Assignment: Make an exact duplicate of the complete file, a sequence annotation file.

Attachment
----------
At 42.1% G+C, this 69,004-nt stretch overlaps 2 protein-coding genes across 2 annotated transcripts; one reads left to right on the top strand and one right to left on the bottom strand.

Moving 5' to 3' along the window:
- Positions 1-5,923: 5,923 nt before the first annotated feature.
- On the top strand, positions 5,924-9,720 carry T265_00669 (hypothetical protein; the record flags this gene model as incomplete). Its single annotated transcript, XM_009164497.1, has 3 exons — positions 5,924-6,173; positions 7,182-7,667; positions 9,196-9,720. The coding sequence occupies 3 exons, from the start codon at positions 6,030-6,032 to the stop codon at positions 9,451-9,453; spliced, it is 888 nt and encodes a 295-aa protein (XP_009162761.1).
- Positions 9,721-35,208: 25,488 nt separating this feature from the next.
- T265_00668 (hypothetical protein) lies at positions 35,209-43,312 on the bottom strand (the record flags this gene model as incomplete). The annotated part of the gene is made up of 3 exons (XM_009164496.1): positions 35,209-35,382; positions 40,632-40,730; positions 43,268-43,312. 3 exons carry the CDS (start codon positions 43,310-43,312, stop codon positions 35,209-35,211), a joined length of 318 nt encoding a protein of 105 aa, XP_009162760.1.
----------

At 42.1% G+C, this 69,004-nt stretch overlaps 2 protein-coding genes across 2 annotated transcripts; one reads left to right on the top strand and one right to left on the bottom strand.

Moving 5' to 3' along the window:
- Positions 1-5,923: 5,923 nt before the first annotated feature.
- On the top strand, positions 5,924-9,720 carry T265_00669 (hypothetical protein; the record flags this gene model as incomplete). Its single annotated transcript, XM_009164497.1, has 3 exons — positions 5,924-6,173; positions 7,182-7,667; positions 9,196-9,720. The coding sequence occupies 3 exons, from the start codon at positions 6,030-6,032 to the stop codon at positions 9,451-9,453; spliced, it is 888 nt and encodes a 295-aa protein (XP_009162761.1).
- Positions 9,721-35,208: 25,488 nt separating this feature from the next.
- T265_00668 (hypothetical protein) lies at positions 35,209-43,312 on the bottom strand (the record flags this gene model as incomplete). The annotated part of the gene is made up of 3 exons (XM_009164496.1): positions 35,209-35,382; positions 40,632-40,730; positions 43,268-43,312. 3 exons carry the CDS (start codon positions 43,310-43,312, stop codon positions 35,209-35,211), a joined length of 318 nt encoding a protein of 105 aa, XP_009162760.1.